A group of top pharmaceutical packaging companies and drug manufacturers has established a not-for-profit organisation to promote packaging initiatives that encourage patient compliance worldwide.
According to figures highlighted by Stora Enso at a recent pharmaceutical packaging seminar, 125,000 lives are lost annually in the US alone due to patient failure to comply with medicine regimens. Speaking on the launch of the European Health Care Compliance Packaging Council (European HCPC), the organisation’s chairman Thomas Dries (who is Healthcare Market manager at Honeywell Speciality Films) said poor adherence to drug regimes, particularly when treating life-threatening illnesses such as cardiovascular disease, HIV and cancer, was “a problem observed everywhere”. “Non-compliance not only puts patients at risk, but generally reduces their quality of life and wastes healthcare resources,” he argued.
“It has been conclusively proven that user-friendly drug packaging – one of the key initiatives this organisation will promote – is an effective and often low-cost way of encouraging compliance. Recent evaluations have shown that with anti-malarial drug therapy, for instance, over 80% of patients using a numbered blister pack completed their treatment, in contrast to just 65% of those receiving drugs loose.”
Dries added that poor communication at the physician/patient and pharmacist/ patient “interfaces”, and particularly the “not uncommon” failure of healthcare professionals to discuss with patients the full benefits and drawbacks of medication was another significant reason for non-compliance: “Packaging can assist the patient and physician by increasing the likelihood of successful treatment,” he explained.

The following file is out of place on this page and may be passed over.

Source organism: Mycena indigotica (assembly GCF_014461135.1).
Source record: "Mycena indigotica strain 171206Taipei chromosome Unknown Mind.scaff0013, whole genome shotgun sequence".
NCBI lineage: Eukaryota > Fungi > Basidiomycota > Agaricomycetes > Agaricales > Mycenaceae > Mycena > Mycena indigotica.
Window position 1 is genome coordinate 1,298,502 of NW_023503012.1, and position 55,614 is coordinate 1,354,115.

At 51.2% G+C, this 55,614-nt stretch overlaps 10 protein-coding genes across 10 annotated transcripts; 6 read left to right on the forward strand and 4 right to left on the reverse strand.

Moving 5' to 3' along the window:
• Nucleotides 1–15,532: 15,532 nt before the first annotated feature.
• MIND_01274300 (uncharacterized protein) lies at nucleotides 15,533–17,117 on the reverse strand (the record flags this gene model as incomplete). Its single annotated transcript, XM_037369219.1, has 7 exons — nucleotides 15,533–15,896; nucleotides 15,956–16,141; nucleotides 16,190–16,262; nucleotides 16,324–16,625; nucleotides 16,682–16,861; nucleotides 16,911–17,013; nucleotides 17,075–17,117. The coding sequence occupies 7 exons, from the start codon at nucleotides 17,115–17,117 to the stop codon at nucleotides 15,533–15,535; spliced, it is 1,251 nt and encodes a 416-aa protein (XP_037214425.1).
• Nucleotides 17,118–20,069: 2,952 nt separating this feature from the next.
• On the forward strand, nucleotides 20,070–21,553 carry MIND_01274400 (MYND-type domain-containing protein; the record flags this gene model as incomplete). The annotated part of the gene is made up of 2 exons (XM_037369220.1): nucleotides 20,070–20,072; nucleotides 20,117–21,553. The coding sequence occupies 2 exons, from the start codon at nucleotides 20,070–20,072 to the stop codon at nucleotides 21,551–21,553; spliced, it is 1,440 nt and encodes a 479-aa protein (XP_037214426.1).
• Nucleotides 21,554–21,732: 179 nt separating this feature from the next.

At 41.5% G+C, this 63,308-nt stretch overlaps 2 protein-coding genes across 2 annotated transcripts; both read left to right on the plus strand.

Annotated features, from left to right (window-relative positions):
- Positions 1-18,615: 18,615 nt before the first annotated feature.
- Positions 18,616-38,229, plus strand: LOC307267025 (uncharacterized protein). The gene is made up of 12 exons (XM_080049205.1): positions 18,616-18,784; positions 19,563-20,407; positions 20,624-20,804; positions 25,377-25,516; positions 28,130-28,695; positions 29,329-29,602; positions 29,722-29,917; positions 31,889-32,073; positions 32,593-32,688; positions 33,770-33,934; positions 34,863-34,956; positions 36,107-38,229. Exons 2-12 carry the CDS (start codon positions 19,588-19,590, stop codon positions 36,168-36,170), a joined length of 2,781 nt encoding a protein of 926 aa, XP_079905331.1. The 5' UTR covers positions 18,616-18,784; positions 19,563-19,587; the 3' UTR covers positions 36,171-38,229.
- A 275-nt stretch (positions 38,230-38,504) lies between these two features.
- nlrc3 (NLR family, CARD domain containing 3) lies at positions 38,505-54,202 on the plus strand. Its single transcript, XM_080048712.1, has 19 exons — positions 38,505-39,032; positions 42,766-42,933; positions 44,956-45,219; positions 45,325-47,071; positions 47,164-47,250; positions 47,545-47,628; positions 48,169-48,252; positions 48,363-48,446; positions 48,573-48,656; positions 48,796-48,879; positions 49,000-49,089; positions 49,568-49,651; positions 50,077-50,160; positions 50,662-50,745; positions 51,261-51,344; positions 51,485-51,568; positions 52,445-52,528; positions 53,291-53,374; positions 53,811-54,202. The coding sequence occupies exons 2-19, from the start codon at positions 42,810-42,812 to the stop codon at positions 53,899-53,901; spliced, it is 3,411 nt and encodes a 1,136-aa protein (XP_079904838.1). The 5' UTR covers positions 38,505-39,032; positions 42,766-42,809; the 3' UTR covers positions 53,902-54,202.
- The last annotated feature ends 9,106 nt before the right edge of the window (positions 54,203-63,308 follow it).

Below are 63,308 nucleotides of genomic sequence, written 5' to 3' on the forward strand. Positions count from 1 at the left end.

The European HCPC’s establishment was instigated by Tassilo Korab of Teich in 2001, with the board elected last June and its first meeting held this May. The 11 founder companies are: Aerni Leuch, Alcan, Amcor, Brecon Pharmaceuticals, Cardinal Health, Honeywell, IMA, Novartis Pharma, Prodieco Pharmaceutical Components, Teich and Uhlman PacSysteme.
“Any improvements we suggest will be strictly scientifically and evidence-based,” adds Dries. “Our aim is to be multi-disciplinary and open-minded, to function ethically – in accordance with anti-trust laws, and to take a pedagogical, communication-oriented approach.”
Among the first initiatives planned are a project with the University of Vienna examining “the elderly patient and pharmaceutical packaging” and an “interdisciplinary” compliance conference next year. “We will also be undertaking professional networking with Brussels and healthcare organisations and looking to provide useful, solid data to those needing it on the impact of packaging on medicines,” Dries explains.
Full membership is open to any corporation, partnership, sole proprietorship or other business involved in drug packaging manufacture, pharmaceutical packaging material supply, machinery for producing, printing or laminating pharmaceutical packaging, and contract packers.
Companies, partnerships or individuals undertaking commercial, educational or scientific activities to promote the organisation’s aims are eligible for associate membership.